One of the greatest struggles for any manufacturer is knowing what is actually happening on the shop floor. Machine monitoring systems allow manufacturers to collect the critical data that gives department heads, supervisors, and operators real-time information about shop-floor activities, enabling them to make faster, more confident decisions.
If the objective of machine monitoring is to understand current performance, measure that performance over time, and then improve on it, one must first define performance.
The most commonly used metric to do so is OEE (overall equipment effectiveness). As is the case with many performance metrics, OEE is often misused and misunderstood.
While OEE will help you identify potential losses and understand where your process is falling short, it's so much more than just a performance metric; it's the cornerstone of a continuous improvement strategy.
First, let’s talk about what factors into your OEE calculation:
Simply put, OEE measures the efficiency of a machine. OEE takes into consideration the Availability, Performance, and Quality of a machine.
In mathematical terms, OEE = Availability * Performance * Quality
For the purposes of calculating OEE, the underlying metrics are as follows:
Availability - Availability can also be referred to as Uptime. This is the amount of time the machine is in cycle producing parts compared to the amount of time the machine is scheduled to be in cycle. Any unplanned downtime will result in a lower availability percentage. The main factors that hinder machine availability are:
→ Equipment Failures (Breakdowns)
→ Machine Set-Up and Adjustment Time
Performance - Performance refers to the speed that parts are produced while the machine is in cycle. It is calculated as the average in-cycle time to produce a part divided by the ideal in-cycle time to produce a part. The more parts produced within a period of time, the higher a machine's performance percentage. Key factors that negatively influence performance include:
→ Machine Idling and Minor Stoppages
→ Reduced Speed of Operation
Quality - The quality metric is the percentage of good parts out of total parts produced. Any parts rejected during a run will lower the quality percentage of a machine. Some of the primary reasons for quality reduction include:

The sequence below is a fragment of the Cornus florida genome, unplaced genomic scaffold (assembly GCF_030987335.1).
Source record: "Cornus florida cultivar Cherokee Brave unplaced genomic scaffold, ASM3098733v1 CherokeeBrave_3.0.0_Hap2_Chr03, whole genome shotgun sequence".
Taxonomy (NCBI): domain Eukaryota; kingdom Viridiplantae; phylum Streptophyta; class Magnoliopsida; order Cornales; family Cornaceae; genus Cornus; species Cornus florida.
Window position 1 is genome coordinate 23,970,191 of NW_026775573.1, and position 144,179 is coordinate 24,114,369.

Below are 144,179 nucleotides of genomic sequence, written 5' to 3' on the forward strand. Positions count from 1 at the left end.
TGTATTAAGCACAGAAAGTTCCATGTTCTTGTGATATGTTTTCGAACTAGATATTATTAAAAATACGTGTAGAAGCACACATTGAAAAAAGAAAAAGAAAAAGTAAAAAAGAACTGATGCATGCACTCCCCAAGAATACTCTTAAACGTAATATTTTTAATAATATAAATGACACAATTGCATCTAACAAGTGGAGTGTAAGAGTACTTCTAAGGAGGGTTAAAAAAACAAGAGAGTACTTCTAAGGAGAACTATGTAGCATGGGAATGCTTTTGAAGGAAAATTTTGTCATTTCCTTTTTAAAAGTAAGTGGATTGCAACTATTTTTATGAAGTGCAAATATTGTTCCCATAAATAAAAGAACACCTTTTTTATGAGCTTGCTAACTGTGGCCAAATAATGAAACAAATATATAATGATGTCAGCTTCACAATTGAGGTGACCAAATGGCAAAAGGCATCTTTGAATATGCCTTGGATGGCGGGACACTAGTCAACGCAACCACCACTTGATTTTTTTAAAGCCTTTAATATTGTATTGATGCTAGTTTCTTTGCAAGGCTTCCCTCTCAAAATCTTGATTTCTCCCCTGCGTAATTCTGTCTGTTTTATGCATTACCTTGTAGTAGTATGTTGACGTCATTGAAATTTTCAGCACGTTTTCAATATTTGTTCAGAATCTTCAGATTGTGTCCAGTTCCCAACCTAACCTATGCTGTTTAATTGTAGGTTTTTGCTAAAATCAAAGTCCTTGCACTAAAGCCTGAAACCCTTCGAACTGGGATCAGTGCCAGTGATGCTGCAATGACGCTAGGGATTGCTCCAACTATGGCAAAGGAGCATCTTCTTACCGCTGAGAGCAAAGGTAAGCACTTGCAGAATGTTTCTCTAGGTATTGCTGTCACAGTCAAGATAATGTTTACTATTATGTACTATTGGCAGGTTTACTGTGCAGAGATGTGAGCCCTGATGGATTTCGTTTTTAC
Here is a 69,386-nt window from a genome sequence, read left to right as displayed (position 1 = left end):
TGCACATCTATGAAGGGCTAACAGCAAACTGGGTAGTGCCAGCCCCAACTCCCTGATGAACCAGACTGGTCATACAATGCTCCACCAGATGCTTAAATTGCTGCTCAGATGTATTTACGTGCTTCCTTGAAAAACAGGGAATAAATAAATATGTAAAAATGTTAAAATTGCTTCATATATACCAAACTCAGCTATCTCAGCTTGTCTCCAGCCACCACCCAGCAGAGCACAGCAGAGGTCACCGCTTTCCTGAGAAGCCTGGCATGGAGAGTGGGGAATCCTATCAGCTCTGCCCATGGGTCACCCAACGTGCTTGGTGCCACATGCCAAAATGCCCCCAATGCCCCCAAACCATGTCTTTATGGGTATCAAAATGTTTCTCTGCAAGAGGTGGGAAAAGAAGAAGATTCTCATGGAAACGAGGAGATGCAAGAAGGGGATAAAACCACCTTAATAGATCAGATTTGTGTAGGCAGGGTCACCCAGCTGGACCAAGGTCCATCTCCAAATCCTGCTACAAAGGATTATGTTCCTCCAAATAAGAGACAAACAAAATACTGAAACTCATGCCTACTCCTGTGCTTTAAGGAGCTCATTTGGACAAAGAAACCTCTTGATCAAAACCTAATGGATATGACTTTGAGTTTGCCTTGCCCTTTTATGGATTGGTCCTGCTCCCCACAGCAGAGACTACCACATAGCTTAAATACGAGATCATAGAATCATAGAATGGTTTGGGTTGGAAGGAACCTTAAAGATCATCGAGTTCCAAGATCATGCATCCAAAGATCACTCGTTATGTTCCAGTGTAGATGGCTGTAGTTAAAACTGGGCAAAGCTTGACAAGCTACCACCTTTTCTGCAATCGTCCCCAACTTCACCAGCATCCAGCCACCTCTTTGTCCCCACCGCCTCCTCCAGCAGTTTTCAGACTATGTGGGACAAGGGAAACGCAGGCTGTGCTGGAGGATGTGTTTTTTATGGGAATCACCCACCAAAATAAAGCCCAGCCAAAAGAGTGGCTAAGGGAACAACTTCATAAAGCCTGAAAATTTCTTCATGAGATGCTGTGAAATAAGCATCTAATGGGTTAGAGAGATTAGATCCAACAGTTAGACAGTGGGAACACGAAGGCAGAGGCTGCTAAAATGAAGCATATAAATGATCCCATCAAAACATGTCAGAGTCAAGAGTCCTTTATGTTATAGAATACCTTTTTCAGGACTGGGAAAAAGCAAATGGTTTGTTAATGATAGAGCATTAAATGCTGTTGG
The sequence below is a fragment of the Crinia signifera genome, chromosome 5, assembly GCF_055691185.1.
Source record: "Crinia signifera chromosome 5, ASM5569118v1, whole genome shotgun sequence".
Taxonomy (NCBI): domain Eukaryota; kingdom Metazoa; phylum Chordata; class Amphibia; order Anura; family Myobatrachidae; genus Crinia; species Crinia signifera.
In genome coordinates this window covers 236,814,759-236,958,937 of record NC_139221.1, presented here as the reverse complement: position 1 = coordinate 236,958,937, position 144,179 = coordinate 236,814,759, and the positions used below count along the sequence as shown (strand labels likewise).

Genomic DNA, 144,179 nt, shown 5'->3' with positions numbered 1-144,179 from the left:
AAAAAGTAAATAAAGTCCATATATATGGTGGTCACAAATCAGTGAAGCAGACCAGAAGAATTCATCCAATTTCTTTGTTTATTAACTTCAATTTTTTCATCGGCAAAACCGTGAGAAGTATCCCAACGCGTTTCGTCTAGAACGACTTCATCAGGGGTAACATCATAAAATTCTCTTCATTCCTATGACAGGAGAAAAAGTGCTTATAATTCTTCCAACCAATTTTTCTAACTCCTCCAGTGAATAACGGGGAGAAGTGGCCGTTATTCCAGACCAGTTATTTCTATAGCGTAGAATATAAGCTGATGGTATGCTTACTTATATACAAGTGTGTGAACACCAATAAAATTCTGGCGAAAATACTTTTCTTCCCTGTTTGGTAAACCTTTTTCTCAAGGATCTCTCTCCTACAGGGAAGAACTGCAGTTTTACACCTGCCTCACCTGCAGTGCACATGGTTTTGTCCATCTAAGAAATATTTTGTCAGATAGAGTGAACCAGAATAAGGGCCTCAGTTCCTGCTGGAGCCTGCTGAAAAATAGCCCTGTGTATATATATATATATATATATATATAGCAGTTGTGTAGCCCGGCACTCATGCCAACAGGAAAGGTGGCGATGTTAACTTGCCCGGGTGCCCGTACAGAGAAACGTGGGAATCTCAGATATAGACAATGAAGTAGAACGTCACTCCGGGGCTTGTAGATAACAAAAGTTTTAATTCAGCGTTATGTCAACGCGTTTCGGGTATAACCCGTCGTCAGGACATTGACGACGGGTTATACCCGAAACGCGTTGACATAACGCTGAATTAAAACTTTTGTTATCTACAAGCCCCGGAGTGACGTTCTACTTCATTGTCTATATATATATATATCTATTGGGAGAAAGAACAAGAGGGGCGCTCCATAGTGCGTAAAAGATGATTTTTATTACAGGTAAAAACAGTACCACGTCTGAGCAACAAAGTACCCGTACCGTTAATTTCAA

→ Process Defects
→ Reduced Yield (from startup to stable production)
What is an OEE score?
- An OEE score of 100% is perfect production; this requires only manufacturing good parts, as fast as possible, with no unplanned downtime
- An OEE score of 85% is considered world class for manufacturers. For many companies, it is a legitimate and reasonable long-term goal.
- An OEE score of 60% is fairly typical for manufacturers, but indicates there is room for improvement.
- An OEE score of 40% is common for manufacturing companies that are just starting to monitor and improve their manufacturing performance. In most cases, OEE can be easily improved just by monitoring your machines and learning where the inefficiencies lie within the manufacturing process.
OEE and Machine Monitoring:
Manufacturers typically work quickly to identify and solve problems, but fail to take the time to understand what is at the root of the problem. Knowing how to calculate and optimize your OEE can provide answers to both the big picture problem and the details surrounding the problem.
The first and most important step to improving OEE is the integration of a machine monitoring system onto your shop floor. This will provide the production visibility necessary to boost OEE. MachineMetrics monitoring software enables manufacturers to not only determine their current OEE, but to use it to identify potential problems and understand where your processes are falling short. Is it performance, quality or availability?
OEE is much more than just a performance metric; it is the cornerstone of a continuous improvement strategy. Visionary leaders can utilize OEE to proactively identify issues and promote accountability on the shop floor. Understanding and utilizing OEE can help align the goals of both senior management and plant floor operations. This alignment will encourage all employees to be more proactive, and through this collaborative process, productivity and revenue will increase.